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Enda says a full inquiry into Siteserv would take quite a long time

More documents released under FOI show that Siteserv was not the only issue of contention between the department and IBRC.

Updated 12.50pm 

Get Health Summits Denis O'Brien Leah Farrell / Photocall Ireland Leah Farrell / Photocall Ireland / Photocall Ireland

ENDA KENNY HAS said a Commission of Inquiry into IBRC’s controversial sale of Siteserv to the Denis O’Brien-owned Millington would “take quite a long time”.

The Taoiseach insisted today that the government’s actions will produce a “very effective and speedy” process.

He was responding to opposition calls for a full inquiry into the deal after there was criticism of Finance Minister Michael Noonan’s decision to ask the special liquidator at IBRC to review every transaction which resulted in a capital loss of over €10 million to the now-defunct bank.

In other developments in the Siteserv story today:

  • Tensions between IBRC and the Minister for Finance have been laid bare in newly-released documents
  • The independent expert who supervised the sale said it was the simplest and best that could be completed. 
  • Denis O’Brien indicated he would be willing to appear before the Public Accounts Committee.
  • Former IBRC chief executive, Mike Aynsley, has complained about the release of documents by the Department of Finance.
  • Former IBRC chairman, Alan Dukes, will give a press conference at 3pm today. 

Speaking to reporters at a press conference with French prime minister Manuel Valls earlier, Kenny said: “The minister is in a position to direct the special liquidator to produce a report.

He has all the files and [will] do that quickly and speedily and will do so in respect of every transaction over €10 million and the report will be delivered to the minister before the end of August. 

Kenny said that the report can then be sent to the Public Accounts Committee and if members of the committee are concerned they can take the matter “a stage further”.

He said he had been mistaken in thinking the Comptroller and Auditor General could examine the matter, but said the law could be amended to allow him to do this if necessary.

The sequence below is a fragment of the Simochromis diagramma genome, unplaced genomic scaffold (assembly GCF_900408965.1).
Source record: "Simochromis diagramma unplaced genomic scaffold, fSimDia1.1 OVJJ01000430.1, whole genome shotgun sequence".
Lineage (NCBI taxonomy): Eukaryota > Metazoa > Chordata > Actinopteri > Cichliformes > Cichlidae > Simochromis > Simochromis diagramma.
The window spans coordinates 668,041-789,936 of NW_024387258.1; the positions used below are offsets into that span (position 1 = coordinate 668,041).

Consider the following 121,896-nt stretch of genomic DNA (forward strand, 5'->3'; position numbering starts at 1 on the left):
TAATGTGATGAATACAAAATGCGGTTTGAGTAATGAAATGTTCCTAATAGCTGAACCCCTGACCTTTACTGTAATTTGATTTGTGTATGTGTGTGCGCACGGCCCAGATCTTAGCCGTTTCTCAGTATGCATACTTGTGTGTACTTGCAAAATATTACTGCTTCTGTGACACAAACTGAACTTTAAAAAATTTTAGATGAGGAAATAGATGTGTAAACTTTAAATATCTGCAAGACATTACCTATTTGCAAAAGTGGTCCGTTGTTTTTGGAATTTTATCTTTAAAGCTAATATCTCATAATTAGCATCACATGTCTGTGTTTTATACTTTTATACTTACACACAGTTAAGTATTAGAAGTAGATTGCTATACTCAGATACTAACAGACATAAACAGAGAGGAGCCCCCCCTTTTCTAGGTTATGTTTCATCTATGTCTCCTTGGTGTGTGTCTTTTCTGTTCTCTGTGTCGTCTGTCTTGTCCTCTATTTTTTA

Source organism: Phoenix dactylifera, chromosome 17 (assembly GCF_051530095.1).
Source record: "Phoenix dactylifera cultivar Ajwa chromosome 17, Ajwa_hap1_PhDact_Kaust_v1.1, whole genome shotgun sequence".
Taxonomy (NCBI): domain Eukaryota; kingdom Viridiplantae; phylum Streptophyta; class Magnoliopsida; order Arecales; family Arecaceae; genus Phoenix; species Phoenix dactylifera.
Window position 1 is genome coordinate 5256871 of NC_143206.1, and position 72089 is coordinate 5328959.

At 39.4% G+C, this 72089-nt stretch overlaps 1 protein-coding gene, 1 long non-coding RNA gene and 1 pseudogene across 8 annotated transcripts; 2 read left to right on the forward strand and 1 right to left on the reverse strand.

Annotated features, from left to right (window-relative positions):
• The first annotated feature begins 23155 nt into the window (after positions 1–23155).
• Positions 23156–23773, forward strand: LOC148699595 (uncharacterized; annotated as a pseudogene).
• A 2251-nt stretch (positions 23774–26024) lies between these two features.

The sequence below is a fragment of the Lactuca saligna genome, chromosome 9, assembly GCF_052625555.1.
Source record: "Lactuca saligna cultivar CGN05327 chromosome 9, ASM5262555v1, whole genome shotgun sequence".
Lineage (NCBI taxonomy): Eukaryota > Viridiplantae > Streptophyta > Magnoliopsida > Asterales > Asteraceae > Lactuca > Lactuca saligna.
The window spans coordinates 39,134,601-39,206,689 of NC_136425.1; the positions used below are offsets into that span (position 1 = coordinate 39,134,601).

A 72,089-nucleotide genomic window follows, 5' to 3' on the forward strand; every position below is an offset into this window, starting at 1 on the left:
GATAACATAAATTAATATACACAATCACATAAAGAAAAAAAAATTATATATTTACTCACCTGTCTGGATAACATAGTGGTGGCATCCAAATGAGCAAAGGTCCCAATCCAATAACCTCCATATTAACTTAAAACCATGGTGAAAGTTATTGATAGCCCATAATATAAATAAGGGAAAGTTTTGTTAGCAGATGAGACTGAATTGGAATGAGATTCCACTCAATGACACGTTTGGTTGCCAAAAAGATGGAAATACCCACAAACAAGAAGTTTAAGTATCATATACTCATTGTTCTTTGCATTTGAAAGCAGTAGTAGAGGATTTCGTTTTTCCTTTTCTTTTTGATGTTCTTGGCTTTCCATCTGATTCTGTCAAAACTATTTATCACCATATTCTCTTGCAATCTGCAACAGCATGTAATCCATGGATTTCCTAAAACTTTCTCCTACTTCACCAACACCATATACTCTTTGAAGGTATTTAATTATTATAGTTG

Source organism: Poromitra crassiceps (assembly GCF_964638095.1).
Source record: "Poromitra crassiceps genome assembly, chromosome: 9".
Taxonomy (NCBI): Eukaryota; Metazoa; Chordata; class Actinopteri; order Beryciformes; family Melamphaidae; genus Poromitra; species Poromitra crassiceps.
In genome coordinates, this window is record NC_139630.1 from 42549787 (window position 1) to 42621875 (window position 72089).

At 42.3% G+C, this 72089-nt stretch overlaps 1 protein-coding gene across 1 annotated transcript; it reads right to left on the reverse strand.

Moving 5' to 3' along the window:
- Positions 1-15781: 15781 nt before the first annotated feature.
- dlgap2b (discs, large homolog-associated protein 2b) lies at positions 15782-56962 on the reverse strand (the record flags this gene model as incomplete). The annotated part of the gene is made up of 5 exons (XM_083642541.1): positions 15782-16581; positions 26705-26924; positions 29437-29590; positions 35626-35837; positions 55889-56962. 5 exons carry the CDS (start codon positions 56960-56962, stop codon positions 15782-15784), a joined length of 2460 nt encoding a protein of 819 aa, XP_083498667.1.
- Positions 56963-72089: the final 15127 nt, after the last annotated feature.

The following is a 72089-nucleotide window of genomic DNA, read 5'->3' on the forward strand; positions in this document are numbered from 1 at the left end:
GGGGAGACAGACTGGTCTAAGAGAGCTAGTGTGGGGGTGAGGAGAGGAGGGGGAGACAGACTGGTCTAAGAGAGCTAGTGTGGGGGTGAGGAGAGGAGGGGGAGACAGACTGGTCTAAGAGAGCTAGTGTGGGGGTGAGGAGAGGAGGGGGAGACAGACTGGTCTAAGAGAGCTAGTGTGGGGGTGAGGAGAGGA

Kenny said that setting up a Commission of Inquiry “would take quite a long time” and said the “special liquidator is in a positon to be able to present a report quickly”.


Last night, the independent expert who supervised the controversial IBRC sale of Siteserv said the deal was the simplest and best that could be completed.

Walter Hobbs said that €100 million lost from the sale to the Denis O’Brien-owned company Millington had already been lost back in 2011, and said the deal on the table was an attempt to save the last €50 million.

Meanwhile, in his first public comment on the issue, businessman O’Brien said this morning that he did not run the sales process of Siteserv and said he was merely the buyer.

He told Morning Ireland that since Millington took over Siteserv employees numbers and revenues have doubled. He said he would be happy to appear before the Public Accounts Committee over the matter.

It comes as new documents, released under FOI to the Irish Times, show a breakdown in relations between management at IBRC, formerly Anglo, and the Department of Finance in 2012 over the Siterserv deal and several other issues.

Tensions between government officials and the now-liquidated bank have come to light in recent days following the release of documents by independent TD Catherine Murphy and have caused a huge political controversy.

Video: Nicky Ryan /

Last night, Noonan announced that the liquidators of IBRC would carry out a review of transactions carried out by the bank that resulted in a capital loss of at least €10 million.

Former IBRC chairman Alan Dukes, himself a former Fine Gael colleague of Noonan’s, is due to hold a press conference about the controversy later today.

‘Straight forward bid’